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Kirkuk(kĭrko͞ok`), city (1987 pop. 418,624), NE Iraq. It is a center of Iraq's oil industry and is connected by pipelines to ports on the Mediterranean Sea. Kirkuk is a market for the region's produce, including cereals, olives, fruits, and cotton. There is a small textile industry. Kirkuk is built on a mound containing the remains of a settlement dating back to 3000 B.C. Kirkuk's population is mix of Turkmen (or Turkomans; ethnic Turks), Kurds, and Arabs as well as many minorities; forced resettlement of many Kurds in the late 20th cent. reduced their numbers in the city and prompted a Kurdish migration back into the city and the surrounding province after the U.S. invasion of Iraq. Kurdish forces controlled (2014–17) the city after the Iraqi army abandoned it in the face of a Sunni Islamist offensive, but Iraqi forces retook it after Kurds voted for independence.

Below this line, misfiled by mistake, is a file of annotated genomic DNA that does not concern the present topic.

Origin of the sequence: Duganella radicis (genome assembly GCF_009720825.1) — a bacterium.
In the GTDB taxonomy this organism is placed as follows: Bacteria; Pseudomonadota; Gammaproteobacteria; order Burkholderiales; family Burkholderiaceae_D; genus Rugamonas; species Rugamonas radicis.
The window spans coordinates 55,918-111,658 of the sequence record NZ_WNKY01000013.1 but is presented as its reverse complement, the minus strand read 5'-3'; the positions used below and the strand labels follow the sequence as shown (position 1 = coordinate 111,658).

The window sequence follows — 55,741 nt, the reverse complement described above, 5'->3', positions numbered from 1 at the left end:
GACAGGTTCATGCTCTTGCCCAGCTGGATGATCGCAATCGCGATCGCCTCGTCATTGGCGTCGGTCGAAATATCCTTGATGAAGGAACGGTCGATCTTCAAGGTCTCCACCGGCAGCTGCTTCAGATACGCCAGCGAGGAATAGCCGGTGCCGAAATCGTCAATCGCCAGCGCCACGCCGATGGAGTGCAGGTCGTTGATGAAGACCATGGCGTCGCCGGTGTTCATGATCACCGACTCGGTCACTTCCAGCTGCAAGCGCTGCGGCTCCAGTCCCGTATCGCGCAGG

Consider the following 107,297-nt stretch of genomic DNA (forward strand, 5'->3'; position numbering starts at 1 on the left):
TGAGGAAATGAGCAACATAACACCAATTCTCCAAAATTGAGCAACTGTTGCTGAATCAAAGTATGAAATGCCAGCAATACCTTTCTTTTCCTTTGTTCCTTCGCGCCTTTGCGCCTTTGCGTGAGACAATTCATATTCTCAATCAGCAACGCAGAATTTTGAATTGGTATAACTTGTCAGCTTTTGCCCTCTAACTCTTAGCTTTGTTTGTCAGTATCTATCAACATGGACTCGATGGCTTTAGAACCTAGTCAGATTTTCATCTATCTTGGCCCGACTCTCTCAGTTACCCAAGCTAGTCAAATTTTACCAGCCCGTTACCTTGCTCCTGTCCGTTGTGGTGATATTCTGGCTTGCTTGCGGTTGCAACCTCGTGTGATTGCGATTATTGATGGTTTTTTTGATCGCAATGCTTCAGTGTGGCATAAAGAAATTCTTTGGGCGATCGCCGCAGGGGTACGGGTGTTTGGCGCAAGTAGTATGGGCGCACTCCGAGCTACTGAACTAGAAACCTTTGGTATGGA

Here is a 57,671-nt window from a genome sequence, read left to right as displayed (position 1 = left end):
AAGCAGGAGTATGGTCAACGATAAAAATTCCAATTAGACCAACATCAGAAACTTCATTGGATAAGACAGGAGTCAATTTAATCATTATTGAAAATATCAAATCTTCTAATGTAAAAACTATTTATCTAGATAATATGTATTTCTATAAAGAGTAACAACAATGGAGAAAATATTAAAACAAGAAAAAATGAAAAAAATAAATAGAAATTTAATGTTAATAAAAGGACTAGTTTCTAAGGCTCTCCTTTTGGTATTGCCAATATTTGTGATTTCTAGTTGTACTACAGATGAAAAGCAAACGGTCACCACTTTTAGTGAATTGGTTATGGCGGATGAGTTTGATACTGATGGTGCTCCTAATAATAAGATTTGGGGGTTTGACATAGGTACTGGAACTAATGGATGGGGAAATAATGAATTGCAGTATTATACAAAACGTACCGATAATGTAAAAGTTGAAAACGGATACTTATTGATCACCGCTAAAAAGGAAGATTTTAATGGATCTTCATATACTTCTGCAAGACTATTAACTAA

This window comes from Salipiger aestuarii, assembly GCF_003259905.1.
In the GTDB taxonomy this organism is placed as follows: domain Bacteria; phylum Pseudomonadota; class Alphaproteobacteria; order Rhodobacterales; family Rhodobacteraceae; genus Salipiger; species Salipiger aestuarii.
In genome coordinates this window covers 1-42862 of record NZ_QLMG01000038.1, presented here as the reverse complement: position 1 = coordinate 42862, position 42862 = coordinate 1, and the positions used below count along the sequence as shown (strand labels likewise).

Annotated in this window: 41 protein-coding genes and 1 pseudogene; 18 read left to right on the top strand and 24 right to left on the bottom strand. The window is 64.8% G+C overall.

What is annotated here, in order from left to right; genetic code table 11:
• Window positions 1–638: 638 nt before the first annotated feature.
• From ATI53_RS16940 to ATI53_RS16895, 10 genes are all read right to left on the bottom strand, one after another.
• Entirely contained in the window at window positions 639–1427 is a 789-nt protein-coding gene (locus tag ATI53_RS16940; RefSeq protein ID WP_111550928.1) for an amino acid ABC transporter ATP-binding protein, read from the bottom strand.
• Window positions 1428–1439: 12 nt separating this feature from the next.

a city in northeastern Iraq, in Kurdistan. Administrative center of the muhafaza (governorate) of Kirkuk. Population, 175,000 (1965). Railroad station and highway junction. Kirkuk is the center of a large oil-producing region. Oil pipelines lead from Kirkuk to the ports of Baniyas (in Syria) and Tripoli (in Lebanon). There is an oil refinery nearby. Sulfur is also produced.